According to Steve Staiger, city archivist/historian, making preservation voluntary is "... why we have some of the problems that we've had." He believes that "Most of the historic buildings that have been identified have no protection." A good example of Staiger's observation was the 2011 demolition of Palo Alto's oldest house, the Juana Briones House, despite the fact that it was "protected" by the Palo Alto's Preservation Ordinance and the Mills Act and was a California Registered Historical Landmark.

The real key to historic preservation is stili citizen involvement. We hope that this tour not only gives you a fresh outlook on the importance of preserving historic buildings but also prompts you to become an activist for preservation.

sketch map of tour homes


39 Crescent Drive — 1938

Architect: Leslie I. Nichols

39 Crescent Drive inside view

This gracious Colonial Revival house shows the diversity of its architect, Leslie Nichols who also designed the French Eclectic/ltalian Renaissance Revival at 419 Maple Street.

early map  

early photo of 39, 51 and 63 Crescent Drive
(This early photo shows 39, 51, and 63 Crescent Drive)

At 4,703 square feet, this two story, wood house sits on 0.8 of an acre which abuts both sides of San Francisquito Creek. Colonial Revival houses were inspired by the practical homes built in colonial America.

entry lower level
stairs stairs to lower level


Made for entertaining, they feature a welcoming center stair hall with living room on one side, dining room on the other and kitchen and private rooms at the rear.

 A fireplace and classical interiors are typical.

fireplace detail
molding detail  

Symmetrical facades with a columned entrance portico, sidelights and fanlights and multi–pane, double-hung windows with shutters are the norm. 39 Crescent Drive has these characteristics.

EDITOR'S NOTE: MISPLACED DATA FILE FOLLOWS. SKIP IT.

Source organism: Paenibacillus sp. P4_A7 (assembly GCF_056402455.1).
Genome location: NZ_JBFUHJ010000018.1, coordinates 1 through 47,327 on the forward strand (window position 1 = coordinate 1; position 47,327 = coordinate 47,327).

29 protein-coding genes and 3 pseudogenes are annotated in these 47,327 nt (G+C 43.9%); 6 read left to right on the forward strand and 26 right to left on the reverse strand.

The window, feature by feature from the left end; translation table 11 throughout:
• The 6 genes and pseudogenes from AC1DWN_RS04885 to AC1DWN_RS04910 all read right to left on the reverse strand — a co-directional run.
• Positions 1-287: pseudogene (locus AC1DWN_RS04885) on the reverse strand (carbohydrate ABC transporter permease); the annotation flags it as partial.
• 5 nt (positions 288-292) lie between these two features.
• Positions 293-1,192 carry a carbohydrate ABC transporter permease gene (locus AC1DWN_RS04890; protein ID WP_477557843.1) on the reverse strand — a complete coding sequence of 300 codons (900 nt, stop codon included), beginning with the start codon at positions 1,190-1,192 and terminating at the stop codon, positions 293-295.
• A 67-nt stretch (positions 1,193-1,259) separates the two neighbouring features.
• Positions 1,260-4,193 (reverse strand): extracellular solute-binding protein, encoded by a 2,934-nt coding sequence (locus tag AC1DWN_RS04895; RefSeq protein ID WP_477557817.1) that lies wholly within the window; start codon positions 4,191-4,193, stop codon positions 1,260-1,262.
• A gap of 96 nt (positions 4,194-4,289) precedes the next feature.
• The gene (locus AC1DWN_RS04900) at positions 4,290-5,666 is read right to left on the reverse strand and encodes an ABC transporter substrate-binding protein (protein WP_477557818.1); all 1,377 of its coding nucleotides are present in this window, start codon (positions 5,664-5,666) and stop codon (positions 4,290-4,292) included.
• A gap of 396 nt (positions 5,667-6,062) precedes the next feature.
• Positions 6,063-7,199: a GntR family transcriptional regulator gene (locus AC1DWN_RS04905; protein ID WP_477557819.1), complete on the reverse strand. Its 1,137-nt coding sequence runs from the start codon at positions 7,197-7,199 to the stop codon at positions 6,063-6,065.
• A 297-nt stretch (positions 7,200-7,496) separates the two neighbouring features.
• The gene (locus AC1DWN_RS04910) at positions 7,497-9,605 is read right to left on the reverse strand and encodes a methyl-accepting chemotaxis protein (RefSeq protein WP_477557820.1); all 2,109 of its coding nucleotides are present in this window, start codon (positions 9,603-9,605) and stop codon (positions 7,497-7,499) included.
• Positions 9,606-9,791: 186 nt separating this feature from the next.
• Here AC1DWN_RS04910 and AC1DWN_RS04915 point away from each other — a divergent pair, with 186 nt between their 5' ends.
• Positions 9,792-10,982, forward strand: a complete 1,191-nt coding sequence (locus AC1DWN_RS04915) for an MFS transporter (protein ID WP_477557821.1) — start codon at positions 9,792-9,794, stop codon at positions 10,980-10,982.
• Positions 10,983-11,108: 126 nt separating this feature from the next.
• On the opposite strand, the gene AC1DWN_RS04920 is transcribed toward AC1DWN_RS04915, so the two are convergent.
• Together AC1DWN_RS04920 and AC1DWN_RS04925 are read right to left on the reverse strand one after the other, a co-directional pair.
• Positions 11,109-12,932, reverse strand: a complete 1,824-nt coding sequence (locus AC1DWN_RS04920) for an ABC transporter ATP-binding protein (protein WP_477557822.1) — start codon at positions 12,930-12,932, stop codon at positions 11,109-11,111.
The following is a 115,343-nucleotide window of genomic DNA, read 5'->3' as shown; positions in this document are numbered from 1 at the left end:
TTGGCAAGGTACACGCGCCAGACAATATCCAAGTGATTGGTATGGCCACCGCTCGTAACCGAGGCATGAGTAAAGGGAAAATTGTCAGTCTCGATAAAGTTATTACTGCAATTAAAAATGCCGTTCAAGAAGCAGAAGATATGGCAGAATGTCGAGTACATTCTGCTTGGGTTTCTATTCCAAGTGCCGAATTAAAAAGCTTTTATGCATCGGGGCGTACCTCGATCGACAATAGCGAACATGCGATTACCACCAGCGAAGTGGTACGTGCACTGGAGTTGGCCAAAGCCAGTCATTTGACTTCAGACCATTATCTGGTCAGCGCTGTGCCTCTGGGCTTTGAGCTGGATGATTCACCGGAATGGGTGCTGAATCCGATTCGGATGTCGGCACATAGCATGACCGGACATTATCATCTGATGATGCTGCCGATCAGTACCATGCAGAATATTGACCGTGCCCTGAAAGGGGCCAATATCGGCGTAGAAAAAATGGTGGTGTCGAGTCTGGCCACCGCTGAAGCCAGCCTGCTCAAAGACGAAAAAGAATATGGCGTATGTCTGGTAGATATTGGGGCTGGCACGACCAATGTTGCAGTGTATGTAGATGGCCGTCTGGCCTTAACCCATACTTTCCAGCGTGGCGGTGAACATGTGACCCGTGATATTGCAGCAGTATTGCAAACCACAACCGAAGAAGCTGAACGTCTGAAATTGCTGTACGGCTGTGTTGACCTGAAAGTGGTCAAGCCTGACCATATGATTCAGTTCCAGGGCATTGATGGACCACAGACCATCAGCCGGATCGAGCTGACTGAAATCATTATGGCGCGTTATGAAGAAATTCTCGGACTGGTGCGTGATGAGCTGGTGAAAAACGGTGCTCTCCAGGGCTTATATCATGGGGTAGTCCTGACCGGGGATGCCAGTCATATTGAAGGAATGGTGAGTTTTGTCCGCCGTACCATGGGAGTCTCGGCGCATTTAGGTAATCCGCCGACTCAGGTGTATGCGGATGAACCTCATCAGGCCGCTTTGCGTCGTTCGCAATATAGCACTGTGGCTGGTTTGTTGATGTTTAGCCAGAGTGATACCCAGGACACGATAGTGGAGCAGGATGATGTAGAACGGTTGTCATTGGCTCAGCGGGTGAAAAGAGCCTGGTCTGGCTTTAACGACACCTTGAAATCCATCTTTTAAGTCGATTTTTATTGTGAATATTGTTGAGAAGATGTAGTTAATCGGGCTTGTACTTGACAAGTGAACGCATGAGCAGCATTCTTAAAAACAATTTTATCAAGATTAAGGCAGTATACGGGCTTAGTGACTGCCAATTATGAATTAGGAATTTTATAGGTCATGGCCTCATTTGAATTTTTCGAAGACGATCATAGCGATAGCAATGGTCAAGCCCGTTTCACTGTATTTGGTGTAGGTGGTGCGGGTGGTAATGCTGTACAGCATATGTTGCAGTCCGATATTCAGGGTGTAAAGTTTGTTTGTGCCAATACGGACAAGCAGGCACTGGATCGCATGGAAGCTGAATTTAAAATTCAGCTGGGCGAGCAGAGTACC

Entering a vine covered gate, we walk along a flower sided brick path to a columned portico. The front door has leaded glass in its sidelights and fanlight. A welcoming foyer has a staircase with a grandfather clock on the landing and a hallway leading to an arched garden door. Note the keystone trim at the dining room entrance and the unusual fiat ceiling trim which is repeated throughout the house. The living room has decorative scrollwork at the fireplace and a curved rear window.

piano game table


Adjoining is the sunroom with piano, wine cooler and antique game table.

The dining room has decorative wall trim and English Oak "medieval" furniture.

historical documents on table decorated buffet

It's difficult to resist the octagonal–shaped breakfast room, whose two alcoves have a shell motif at top and Storage cabinets below.

breakfast room


The kitchen, remodeled by the owners, has a coffered ceiling and fireplace.

family room photos decorate walls


The hallway leads at one end to a cozy family room, which is lovingly decorated with family photos.

redwood paneling

Returning, we enter a serene library with redwood paneling and cabinetry. Note the metal screens at the bookshelves and the unusual, redwood bi–fold doors.

rear pool
curved window side of house

As you leave this house and wander through the lovely garden, you'll be left with the impression of a welcoming family home reflective of the owner and his late wife. Not only did they raise their family here but they contributed enormously to their community. Their service was recognized in 2011 when they were awarded a Lifetime Achievement Award by Avenidas. 39 Crescent Drive is eligible for the Historic Inventory.


855 Hamilton Avenue — 1916

Architect: Charles Sumner 

855 Hamilton Avenue

A March 1916 article in the Palo Alto Times boasted that 855 Hamilton Avenue was one of "the year's finest productions in res- idences." Caroline Ray and her son, Robert, built 855 and 865 Hamilton at a cost of $30,000. The Ray family was involved in real estate in Palo Alto and, before 1910, in Duluth, Minnesota where they had also built landmark mother–son houses on the same block.


Charles Sumner, graduate of Columbia University School of Architecture, designed 855 Hamilton. Located on 0.55 of an acre, the house is 6,500 square feet and is an interpretation of an English manor. Sumner built more that fifty houses in Palo Alto; 855 Hamilton was one of the first. Building stylish houses for the comfortable middle class, his residences reflect a certain formality, with separation between private and public spaces and between spaces for the servants and the served. Sumner's houses, built for entertaining, were imbued with a feeling of permanence, restraint and composure, which he deemed elements of beauty.